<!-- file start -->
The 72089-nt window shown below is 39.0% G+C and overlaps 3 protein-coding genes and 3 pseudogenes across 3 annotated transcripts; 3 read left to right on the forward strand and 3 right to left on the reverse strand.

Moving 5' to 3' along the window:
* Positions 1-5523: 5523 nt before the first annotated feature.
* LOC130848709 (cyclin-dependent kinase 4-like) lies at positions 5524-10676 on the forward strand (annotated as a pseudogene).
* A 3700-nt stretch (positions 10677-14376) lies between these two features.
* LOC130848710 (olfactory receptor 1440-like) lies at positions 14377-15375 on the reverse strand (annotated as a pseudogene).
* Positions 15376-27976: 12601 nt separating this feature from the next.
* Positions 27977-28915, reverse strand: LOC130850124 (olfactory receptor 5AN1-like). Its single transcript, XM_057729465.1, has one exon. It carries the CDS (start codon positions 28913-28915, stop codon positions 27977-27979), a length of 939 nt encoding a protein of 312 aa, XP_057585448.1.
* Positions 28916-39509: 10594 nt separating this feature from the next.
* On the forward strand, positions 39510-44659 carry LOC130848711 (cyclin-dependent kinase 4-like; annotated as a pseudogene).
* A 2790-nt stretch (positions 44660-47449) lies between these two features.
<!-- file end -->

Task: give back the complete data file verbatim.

The 72089-nt window shown below is 39.0% G+C and overlaps 3 protein-coding genes and 3 pseudogenes across 3 annotated transcripts; 3 read left to right on the forward strand and 3 right to left on the reverse strand.

Moving 5' to 3' along the window:
* Positions 1-5523: 5523 nt before the first annotated feature.
* LOC130848709 (cyclin-dependent kinase 4-like) lies at positions 5524-10676 on the forward strand (annotated as a pseudogene).
* A 3700-nt stretch (positions 10677-14376) lies between these two features.
* LOC130848710 (olfactory receptor 1440-like) lies at positions 14377-15375 on the reverse strand (annotated as a pseudogene).
* Positions 15376-27976: 12601 nt separating this feature from the next.
* Positions 27977-28915, reverse strand: LOC130850124 (olfactory receptor 5AN1-like). Its single transcript, XM_057729465.1, has one exon. It carries the CDS (start codon positions 28913-28915, stop codon positions 27977-27979), a length of 939 nt encoding a protein of 312 aa, XP_057585448.1.
* Positions 28916-39509: 10594 nt separating this feature from the next.
* On the forward strand, positions 39510-44659 carry LOC130848711 (cyclin-dependent kinase 4-like; annotated as a pseudogene).
* A 2790-nt stretch (positions 44660-47449) lies between these two features.